One of the things you could do is make your run as predator proof as possible, roof it, and put some roosts out in the run for summer. Then, your chickens could use the closed coop only in winter. That's sort of what I do.
  6. CheerfulHeart2

    CheerfulHeart2 Creative Problem Solver

    Apr 8, 2009
    Phoenix, AZ
  7. Due to our extreme high and low temps, we installed 2" insulation to the 'coop in progress.'

    Since is so difficult to grow anything in our awful soil, I'll be partially covering the run and adding a couple of lean-to's for shade. Initially, I wanted a raised coop for shade but I was fearful that the frequent, strong winds would knock it over!
  8. BankerJohn

    BankerJohn Songster

    Apr 2, 2010
    Lecanto, Florida
    I live in Florida just north of Tampa. Summers have many days in the 90's and a few in the 100's during the hottest part of the day. Winters can get a few hours below freezing at nights. LOTS of open air. Here is what I did...



    I would consider an auto watering system as chickens regulate their body temperature with water intake. I add a frozen 2 liter bottle to the 5 gallon water bucket to keep the water cooled a bit.
  9. I live on the western edge of Central Texas and we plan on putting a roof on our run to protect the chickens from hawks that roost in the neighbor's large pecan trees all summer plus it will provide shade. Run will be about 20x10.

    Our coop will be in an old shed; plan to put in windows for ventilation during the hot months. I plan on putting roosts in the coop and run so that during our hot nights the chickens have a choice.

    We live in town; the shed is nearly on property line (grandfathered in from 1959). We are putting a privacy fence down the property will form the back side of the run. We are replacing chain link with privacy fence due to neighbor problems...have rent house next door and in the past there were neighbors who had children that came into our yard to shoot birds out of our trees before we were able to put up a fence...never know what will move in next!

    The run will have wire on the end and front where it will attach to the shed. There is a walk on the front side so nothing can dig under at that point...the 10' end we will have an apron of wire to prevent anything from digging in...we have skunks, hawks, owls, snakes, feral cats and dogs in our neighborhood but as far as I can tell no raccoons. The privacy fence we are putting in will have a cement curb between the posts and in that curb we are putting hardware cloth down 1 foot.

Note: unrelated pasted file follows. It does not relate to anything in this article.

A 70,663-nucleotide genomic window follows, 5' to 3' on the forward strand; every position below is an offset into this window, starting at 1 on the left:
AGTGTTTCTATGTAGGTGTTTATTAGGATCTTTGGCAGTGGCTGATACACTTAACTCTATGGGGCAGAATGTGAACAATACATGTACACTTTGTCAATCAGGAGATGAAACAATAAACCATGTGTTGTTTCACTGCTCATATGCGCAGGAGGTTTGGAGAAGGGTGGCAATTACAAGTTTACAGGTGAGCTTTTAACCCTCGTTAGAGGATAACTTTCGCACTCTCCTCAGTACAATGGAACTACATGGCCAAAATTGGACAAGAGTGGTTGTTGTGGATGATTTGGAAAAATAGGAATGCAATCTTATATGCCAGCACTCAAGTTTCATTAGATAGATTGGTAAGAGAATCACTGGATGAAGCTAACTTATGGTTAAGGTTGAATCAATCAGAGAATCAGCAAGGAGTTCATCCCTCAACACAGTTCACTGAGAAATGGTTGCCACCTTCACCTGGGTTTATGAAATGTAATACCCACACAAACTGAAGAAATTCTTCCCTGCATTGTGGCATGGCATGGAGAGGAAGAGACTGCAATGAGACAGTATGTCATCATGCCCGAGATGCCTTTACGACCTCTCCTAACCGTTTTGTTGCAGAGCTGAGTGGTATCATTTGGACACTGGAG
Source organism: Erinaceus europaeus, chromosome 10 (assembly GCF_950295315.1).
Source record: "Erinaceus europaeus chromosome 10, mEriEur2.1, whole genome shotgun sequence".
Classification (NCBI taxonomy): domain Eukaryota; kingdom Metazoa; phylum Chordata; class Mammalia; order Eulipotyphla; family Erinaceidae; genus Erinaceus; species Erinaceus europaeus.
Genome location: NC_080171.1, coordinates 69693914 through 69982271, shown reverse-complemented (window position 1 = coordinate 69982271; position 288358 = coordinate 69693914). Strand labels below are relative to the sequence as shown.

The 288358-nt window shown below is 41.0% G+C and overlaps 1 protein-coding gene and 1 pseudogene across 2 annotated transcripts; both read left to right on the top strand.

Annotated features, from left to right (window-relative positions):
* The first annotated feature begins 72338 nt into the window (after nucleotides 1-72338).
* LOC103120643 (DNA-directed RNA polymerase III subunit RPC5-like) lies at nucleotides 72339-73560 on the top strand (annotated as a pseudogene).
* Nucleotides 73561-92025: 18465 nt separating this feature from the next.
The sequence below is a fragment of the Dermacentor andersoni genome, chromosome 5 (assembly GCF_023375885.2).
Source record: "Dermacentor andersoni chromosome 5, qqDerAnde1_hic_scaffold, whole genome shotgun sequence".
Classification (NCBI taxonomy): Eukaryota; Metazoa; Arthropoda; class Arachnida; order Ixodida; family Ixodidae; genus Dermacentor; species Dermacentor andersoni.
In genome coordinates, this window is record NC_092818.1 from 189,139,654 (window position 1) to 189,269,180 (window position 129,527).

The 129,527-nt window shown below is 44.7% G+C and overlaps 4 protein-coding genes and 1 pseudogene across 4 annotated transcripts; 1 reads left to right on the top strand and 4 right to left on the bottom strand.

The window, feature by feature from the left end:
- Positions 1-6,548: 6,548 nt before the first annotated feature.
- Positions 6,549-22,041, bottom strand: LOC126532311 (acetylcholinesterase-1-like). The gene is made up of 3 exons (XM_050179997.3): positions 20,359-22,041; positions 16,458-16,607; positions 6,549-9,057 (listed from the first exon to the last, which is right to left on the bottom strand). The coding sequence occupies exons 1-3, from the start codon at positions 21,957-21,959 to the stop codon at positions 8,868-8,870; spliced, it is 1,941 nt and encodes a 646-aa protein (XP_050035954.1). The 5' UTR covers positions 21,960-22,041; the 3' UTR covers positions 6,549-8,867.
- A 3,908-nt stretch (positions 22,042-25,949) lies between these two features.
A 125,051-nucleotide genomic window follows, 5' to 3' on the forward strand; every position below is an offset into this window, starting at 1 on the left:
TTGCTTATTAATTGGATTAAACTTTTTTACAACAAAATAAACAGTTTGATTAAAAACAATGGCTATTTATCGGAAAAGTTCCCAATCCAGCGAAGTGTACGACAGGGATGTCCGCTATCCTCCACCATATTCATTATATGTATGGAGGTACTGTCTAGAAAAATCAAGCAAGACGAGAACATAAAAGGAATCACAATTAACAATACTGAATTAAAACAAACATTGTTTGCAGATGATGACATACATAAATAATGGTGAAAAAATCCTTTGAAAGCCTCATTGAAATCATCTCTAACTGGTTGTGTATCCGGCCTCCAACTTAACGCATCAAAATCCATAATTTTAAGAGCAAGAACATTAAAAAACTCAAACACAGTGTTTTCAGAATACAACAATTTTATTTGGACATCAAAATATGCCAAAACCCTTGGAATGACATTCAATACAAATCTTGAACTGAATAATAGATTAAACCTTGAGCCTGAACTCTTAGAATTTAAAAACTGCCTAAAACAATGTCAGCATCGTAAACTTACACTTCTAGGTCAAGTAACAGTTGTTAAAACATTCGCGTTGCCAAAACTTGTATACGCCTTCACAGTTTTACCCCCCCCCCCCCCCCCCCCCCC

DH was just going to use chicken wire for the end and front but I told him I was concerned about a dog getting into our yard and ripping into it. I'm thinking cattle panels on the outside and hardware cloth on the inside.

    Today I found a 4' chicken snake where the run will be. [​IMG] We have been here 7 years and this is the first snake I have seen! I'm terrified of snakes--a wonder I did not have a heart attack. My husband works away from home for 4 days, then home 4 days...thank goodness today was an "at home" BUT he was away from the house when I found it so I killed my first snake...was not taking any chances on what kind it was...didn't have time to run in an look it up on the internet! [​IMG] The chicks are still on our enclosed porch so they were safe and our elderly dog was in the house. BUT after I looked it up online and found a brought back memories of chicken snakes going after the eggs on our farm back when I was a child collecting eggs. So another consideration! Do not want to be a pistol-toting chickie mama just to feed/water and collect eggs! [​IMG]

    Do the nest boxes have to be inside the coop or can I attach these to the shed within the run?

    I'm open to suggestions...DH has not got a clue.

    ETA: Plan to put gutters on the coop/run and collect the rainwater in a 300 gallon tank and from there put in nipple waterers in the run and shed.

    Last edited: May 19, 2010
  10. SB Austex

    SB Austex In the Brooder

    May 9, 2010
    Thanks Y'all -- This is very helpful. Those links are great Cheerfulheart2!